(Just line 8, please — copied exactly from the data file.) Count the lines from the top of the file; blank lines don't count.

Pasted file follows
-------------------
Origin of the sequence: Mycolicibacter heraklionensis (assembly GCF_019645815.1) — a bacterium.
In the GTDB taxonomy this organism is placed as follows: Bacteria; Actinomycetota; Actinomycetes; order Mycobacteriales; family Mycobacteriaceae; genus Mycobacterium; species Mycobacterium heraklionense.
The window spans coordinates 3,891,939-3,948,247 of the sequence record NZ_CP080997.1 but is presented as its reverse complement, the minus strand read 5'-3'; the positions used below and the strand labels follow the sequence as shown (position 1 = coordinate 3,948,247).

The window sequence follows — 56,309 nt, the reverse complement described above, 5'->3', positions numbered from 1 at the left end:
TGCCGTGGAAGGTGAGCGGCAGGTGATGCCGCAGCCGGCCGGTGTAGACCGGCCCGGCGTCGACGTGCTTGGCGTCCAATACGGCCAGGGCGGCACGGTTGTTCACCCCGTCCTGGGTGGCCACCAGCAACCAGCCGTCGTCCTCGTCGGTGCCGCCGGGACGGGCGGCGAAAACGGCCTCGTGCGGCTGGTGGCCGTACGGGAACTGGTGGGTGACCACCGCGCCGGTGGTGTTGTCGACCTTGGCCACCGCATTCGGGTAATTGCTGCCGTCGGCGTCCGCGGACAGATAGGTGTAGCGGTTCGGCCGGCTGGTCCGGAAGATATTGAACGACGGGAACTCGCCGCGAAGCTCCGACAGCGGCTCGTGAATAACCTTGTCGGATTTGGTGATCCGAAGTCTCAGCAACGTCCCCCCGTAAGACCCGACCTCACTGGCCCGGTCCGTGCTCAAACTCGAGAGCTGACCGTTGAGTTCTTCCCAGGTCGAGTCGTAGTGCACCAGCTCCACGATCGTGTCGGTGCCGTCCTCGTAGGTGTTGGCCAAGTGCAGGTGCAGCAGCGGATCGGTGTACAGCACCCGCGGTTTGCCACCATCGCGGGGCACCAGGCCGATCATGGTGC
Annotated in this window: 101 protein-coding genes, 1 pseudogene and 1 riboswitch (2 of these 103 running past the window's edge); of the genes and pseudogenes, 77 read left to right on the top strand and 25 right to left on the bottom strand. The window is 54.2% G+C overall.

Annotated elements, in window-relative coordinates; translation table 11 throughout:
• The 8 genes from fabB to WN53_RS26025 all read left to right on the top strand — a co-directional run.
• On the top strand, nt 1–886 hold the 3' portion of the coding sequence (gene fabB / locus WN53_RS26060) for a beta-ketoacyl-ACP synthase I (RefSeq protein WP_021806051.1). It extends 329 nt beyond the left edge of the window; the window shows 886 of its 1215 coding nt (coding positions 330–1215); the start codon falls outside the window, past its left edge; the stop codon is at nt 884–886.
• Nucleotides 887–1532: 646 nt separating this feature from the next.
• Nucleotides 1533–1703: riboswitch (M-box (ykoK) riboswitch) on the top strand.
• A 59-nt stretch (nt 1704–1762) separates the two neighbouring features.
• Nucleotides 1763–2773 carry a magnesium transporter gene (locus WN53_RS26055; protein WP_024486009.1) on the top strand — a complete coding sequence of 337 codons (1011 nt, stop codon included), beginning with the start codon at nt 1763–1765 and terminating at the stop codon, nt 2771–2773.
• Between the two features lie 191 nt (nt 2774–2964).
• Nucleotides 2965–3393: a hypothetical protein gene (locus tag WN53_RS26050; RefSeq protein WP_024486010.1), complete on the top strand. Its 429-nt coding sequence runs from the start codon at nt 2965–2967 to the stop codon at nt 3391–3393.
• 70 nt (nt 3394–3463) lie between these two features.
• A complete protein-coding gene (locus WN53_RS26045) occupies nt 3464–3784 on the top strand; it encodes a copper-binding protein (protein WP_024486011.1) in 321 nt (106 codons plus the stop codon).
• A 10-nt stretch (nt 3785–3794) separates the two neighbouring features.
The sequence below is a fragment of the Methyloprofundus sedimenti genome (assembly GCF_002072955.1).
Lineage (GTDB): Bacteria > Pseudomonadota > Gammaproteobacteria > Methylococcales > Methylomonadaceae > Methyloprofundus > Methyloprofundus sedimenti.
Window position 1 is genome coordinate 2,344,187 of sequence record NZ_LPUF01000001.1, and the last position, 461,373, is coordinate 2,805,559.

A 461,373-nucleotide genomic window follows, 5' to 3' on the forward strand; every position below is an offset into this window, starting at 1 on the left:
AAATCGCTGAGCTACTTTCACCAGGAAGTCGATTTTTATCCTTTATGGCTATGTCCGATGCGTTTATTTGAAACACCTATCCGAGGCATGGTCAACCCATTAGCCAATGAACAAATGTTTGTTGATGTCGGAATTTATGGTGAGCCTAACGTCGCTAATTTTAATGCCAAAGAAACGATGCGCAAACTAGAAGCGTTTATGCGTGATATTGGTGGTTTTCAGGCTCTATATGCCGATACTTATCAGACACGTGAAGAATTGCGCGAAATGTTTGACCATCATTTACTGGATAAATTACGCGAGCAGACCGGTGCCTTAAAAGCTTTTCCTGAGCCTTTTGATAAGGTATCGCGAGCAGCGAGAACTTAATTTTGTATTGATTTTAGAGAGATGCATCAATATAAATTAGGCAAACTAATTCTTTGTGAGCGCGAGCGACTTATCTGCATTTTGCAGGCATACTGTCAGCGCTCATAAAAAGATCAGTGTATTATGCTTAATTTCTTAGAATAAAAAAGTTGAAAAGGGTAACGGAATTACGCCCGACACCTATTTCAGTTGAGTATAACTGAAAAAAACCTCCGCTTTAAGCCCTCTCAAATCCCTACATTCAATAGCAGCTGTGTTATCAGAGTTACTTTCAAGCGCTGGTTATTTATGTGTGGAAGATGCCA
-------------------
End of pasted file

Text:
• The 8 genes from fabB to WN53_RS26025 all read left to right on the top strand — a co-directional run.